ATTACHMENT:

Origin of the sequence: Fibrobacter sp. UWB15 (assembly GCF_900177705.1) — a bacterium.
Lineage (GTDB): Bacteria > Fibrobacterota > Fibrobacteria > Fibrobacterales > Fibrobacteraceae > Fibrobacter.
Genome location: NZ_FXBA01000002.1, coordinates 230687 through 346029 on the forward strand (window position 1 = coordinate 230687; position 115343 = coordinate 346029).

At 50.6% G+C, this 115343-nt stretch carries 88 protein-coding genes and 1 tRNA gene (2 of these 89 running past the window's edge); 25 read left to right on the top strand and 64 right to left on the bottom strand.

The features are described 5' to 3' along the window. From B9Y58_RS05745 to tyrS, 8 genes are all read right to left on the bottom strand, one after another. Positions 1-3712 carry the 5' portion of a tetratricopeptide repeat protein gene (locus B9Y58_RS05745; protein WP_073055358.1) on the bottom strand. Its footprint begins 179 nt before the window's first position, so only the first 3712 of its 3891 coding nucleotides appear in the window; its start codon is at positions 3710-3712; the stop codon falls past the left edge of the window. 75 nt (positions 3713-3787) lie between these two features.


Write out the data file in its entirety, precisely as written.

Origin of the sequence: Fibrobacter sp. UWB15 (assembly GCF_900177705.1) — a bacterium.
Lineage (GTDB): Bacteria > Fibrobacterota > Fibrobacteria > Fibrobacterales > Fibrobacteraceae > Fibrobacter.
Genome location: NZ_FXBA01000002.1, coordinates 230687 through 346029 on the forward strand (window position 1 = coordinate 230687; position 115343 = coordinate 346029).

At 50.6% G+C, this 115343-nt stretch carries 88 protein-coding genes and 1 tRNA gene (2 of these 89 running past the window's edge); 25 read left to right on the top strand and 64 right to left on the bottom strand.

The features are described 5' to 3' along the window. From B9Y58_RS05745 to tyrS, 8 genes are all read right to left on the bottom strand, one after another. Positions 1-3712 carry the 5' portion of a tetratricopeptide repeat protein gene (locus B9Y58_RS05745; protein WP_073055358.1) on the bottom strand. Its footprint begins 179 nt before the window's first position, so only the first 3712 of its 3891 coding nucleotides appear in the window; its start codon is at positions 3710-3712; the stop codon falls past the left edge of the window. 75 nt (positions 3713-3787) lie between these two features.